About your teacher: Ganapati Sthapati is my guru. I am very, very sincere and dedicated to him. I do not claim that I have learned everything. In the early days, I started my work early in the morning and continually until 8 or 9 at night. Ganapati Sthapati would teach and correct my mistakes in a very nice way. Even today, when I carve a statue, I have a secure feeling that my guru is standing beside me and guiding me in every bit of my chipping.
Your son’s training: My son, Mallai Rajan, has completed a diploma course on temple architecture and is currently doing a degree course in the same field. He is following in my footsteps. During his college vacations, he comes and helps me with my work. I teach him and guide him to carve. Besides this, he also helps in drawing the temple plans. I am sure he will be able to pick up the art once he works with me full-time. He knows my expectations and how hard I have worked over the decades to be what I am.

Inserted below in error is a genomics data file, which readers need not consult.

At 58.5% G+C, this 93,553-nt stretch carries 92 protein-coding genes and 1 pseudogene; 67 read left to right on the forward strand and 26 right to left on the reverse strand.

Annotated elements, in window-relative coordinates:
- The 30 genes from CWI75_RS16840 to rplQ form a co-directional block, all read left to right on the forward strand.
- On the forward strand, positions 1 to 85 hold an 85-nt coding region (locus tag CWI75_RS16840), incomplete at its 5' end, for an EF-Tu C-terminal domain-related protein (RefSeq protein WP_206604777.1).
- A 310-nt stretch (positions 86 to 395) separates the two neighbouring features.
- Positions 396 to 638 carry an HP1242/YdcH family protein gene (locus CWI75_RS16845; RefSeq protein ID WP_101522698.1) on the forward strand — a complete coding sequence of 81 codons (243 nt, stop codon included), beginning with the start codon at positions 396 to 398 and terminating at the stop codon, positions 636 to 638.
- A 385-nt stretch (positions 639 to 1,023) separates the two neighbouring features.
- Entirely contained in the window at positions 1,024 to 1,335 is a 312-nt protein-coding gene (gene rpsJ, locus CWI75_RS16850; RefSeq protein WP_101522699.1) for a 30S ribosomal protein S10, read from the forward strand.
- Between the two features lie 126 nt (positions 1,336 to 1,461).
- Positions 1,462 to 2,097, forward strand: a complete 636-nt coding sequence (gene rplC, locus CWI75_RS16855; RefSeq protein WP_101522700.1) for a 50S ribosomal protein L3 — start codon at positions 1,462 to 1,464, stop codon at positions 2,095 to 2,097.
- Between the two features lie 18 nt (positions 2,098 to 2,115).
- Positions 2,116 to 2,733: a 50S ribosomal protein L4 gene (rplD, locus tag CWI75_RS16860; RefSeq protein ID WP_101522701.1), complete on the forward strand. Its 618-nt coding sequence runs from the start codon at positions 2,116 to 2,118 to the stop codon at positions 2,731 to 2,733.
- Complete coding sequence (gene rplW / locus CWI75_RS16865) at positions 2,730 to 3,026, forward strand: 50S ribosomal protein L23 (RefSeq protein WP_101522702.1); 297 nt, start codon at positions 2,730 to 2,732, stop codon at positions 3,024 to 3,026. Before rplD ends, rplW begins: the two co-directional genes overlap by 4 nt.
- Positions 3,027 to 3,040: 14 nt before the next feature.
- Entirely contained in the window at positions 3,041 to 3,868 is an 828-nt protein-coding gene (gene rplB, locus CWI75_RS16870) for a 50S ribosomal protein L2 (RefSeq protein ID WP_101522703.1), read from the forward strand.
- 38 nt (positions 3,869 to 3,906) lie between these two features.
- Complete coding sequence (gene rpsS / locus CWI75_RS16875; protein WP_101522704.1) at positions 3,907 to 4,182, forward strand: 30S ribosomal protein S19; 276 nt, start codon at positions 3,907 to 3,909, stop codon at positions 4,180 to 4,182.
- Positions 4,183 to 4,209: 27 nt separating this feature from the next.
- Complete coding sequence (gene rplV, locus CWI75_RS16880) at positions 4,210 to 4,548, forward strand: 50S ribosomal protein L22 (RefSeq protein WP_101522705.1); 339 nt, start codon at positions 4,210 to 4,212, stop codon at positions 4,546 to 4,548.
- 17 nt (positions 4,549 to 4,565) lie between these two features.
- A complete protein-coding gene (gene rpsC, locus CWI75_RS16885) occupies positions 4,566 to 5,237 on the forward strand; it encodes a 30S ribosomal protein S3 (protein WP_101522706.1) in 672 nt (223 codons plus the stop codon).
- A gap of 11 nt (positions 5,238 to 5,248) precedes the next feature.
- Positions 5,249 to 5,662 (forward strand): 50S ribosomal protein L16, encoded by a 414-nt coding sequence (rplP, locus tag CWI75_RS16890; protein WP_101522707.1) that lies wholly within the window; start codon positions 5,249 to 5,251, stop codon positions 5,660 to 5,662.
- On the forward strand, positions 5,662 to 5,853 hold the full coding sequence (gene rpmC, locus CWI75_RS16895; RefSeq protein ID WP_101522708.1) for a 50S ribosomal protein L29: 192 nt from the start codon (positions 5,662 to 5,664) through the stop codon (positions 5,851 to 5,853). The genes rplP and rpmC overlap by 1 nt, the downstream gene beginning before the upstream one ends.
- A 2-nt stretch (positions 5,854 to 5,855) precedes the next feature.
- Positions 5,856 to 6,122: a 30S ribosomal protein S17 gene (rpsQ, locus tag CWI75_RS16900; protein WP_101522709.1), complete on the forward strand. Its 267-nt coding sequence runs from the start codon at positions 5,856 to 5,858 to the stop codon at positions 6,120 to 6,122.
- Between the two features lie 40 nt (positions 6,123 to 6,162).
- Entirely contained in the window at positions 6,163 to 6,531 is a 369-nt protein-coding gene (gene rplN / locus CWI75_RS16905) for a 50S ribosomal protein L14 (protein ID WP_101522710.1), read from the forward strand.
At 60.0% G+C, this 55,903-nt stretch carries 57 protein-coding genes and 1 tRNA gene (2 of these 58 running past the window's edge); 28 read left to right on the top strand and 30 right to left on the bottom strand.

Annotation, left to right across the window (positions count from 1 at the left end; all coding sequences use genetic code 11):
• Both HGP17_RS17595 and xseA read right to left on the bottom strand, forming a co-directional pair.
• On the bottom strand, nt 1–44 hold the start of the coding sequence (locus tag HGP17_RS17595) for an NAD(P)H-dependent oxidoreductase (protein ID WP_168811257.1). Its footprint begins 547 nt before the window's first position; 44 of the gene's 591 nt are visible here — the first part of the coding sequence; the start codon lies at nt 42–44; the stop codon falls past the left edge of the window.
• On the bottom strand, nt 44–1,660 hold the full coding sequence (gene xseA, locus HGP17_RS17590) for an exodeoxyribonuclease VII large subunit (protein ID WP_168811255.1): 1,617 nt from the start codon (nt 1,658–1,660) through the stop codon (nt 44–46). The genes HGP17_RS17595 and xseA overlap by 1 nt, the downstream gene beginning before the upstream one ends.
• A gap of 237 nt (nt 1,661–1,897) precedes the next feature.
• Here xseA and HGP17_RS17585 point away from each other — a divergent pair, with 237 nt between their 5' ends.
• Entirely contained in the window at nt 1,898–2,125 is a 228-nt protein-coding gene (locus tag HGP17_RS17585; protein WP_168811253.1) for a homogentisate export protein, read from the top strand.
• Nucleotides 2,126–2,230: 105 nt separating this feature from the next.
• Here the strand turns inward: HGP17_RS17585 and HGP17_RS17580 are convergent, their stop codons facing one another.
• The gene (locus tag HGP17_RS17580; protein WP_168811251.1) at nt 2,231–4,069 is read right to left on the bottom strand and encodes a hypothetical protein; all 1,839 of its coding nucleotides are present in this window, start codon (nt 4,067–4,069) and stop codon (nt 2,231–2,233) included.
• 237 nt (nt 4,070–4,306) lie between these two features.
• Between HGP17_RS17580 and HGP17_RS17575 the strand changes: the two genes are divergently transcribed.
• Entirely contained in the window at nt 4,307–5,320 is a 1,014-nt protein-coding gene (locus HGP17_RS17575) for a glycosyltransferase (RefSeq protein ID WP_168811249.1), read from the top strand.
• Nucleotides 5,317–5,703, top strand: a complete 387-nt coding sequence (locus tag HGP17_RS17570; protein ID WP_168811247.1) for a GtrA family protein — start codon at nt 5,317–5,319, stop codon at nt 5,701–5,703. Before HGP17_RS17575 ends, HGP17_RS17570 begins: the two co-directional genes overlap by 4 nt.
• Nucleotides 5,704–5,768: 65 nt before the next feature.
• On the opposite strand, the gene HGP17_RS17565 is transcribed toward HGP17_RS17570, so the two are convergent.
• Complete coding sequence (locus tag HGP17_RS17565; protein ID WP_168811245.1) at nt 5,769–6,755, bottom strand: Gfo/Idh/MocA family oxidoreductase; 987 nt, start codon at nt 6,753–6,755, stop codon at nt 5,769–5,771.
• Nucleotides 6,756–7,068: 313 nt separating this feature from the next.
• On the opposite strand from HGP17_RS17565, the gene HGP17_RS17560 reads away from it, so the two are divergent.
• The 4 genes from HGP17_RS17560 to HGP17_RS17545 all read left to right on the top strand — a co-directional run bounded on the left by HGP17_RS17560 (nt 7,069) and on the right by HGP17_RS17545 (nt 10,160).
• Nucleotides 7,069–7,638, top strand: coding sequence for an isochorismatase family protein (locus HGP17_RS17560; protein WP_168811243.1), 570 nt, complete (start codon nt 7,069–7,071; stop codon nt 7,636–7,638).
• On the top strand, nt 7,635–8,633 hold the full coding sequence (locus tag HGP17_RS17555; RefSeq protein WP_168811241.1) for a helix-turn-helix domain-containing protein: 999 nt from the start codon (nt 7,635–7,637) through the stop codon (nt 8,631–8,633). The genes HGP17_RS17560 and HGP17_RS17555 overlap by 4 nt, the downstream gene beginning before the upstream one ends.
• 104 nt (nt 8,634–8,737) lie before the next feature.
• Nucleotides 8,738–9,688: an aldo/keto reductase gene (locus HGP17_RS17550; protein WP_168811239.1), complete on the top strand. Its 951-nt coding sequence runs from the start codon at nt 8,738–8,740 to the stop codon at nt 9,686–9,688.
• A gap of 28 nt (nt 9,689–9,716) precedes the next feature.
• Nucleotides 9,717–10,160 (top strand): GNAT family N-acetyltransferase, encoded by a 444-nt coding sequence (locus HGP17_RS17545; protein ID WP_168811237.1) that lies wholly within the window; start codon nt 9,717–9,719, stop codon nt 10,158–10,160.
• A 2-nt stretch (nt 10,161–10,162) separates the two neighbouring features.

San Marga Iraivan Temple: I was assigned by Ganapati Sthapati to recruit the carvers for the Iraivan Temple project. I was involved for over a year at the beginning. I will work on the first few of all the intricate ornamental carvings. I show the other silpis how to carve them and then do the follow-up. My special assignments are the carving of the gomukai, or water spout, and the musical pillars, among others. I have a lot of affection and bhakti towards Gurudeva, Sivaya Subramuniyaswami [HT publisher and builder of Iraivan Temple]. After Raja Raja Chola [1000 ce], Gurudeva is the only one who is carving a totally hand-made granite temple. Gurudeva allows us to work carefully on all the intricate designs. He insists on quality and wants to bring the intricate works of stone to the West. Most people these days do not have the patience, money and time as he has to wait 12 to 15 years to complete a temple. Gurudeva has uplifted our carving community to the world by writing several articles in Hinduism Today on our temple and stone works. At his carving site in Bangalore, he has provided several unheard-of benefits for the stone carvers. The silpis are insured, they have a retirement benefit plan and are paid a bonus annually. Also, it is the only temple project in India which is run like a gurukulam. All the silpis assemble at 7:30 am for a puja and sing some bhajanas. Then they go off to work. I really like that. We need spiritual leaders like Gurudeva to promote our heritage on stone.